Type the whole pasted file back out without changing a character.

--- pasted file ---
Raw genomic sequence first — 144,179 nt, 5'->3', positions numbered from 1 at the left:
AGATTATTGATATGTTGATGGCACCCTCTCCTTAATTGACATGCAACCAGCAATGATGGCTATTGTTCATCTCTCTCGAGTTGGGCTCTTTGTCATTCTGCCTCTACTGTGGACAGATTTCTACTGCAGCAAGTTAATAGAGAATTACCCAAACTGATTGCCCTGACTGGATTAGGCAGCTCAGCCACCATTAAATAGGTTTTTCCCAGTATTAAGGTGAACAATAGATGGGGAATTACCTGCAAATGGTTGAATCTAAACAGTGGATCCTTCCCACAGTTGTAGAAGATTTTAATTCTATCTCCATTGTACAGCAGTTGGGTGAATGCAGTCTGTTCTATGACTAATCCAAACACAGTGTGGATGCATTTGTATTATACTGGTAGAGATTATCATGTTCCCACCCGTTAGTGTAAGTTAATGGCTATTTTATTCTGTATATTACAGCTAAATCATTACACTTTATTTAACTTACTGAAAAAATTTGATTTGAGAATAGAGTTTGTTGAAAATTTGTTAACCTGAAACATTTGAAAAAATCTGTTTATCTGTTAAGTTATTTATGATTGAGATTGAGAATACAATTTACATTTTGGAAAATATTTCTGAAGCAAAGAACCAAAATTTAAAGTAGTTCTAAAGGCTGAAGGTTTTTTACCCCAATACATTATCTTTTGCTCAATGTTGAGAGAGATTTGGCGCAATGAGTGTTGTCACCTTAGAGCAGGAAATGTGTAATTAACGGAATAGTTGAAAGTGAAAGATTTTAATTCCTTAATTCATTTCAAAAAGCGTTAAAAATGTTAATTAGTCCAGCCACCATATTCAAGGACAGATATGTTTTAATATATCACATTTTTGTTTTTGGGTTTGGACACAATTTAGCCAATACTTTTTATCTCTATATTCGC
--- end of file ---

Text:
Raw genomic sequence first — 144,179 nt, 5'->3', positions numbered from 1 at the left:
AGATTATTGATATGTTGATGGCACCCTCTCCTTAATTGACATGCAACCAGCAATGATGGCTATTGTTCATCTCTCTCGAGTTGGGCTCTTTGTCATTCTGCCTCTACTGTGGACAGATTTCTACTGCAGCAAGTTAATAGAGAATTACCCAAACTGATTGCCCTGACTGGATTAGGCAGCTCAGCCACCATTAAATAGGTTTTTCCCAGTATTAAGGTGAACAATAGATGGGGAATTACCTGCAAATGGTTGAATCTAAACAGTGGATCCTTCCCACAGTTGTAGAAGATTTTAATTCTATCTCCATTGTACAGCAGTTGGGTGAATGCAGTCTGTTCTATGACTAATCCAAACACAGTGTGGATGCATTTGTATTATACTGGTAGAGATTATCATGTTCCCACCCGTTAGTGTAAGTTAATGGCTATTTTATTCTGTATATTACAGCTAAATCATTACACTTTATTTAACTTACTGAAAAAATTTGATTTGAGAATAGAGTTTGTTGAAAATTTGTTAACCTGAAACATTTGAAAAAATCTGTTTATCTGTTAAGTTATTTATGATTGAGATTGAGAATACAATTTACATTTTGGAAAATATTTCTGAAGCAAAGAACCAAAATTTAAAGTAGTTCTAAAGGCTGAAGGTTTTTTACCCCAATACATTATCTTTTGCTCAATGTTGAGAGAGATTTGGCGCAATGAGTGTTGTCACCTTAGAGCAGGAAATGTGTAATTAACGGAATAGTTGAAAGTGAAAGATTTTAATTCCTTAATTCATTTCAAAAAGCGTTAAAAATGTTAATTAGTCCAGCCACCATATTCAAGGACAGATATGTTTTAATATATCACATTTTTGTTTTTGGGTTTGGACACAATTTAGCCAATACTTTTTATCTCTATATTCGC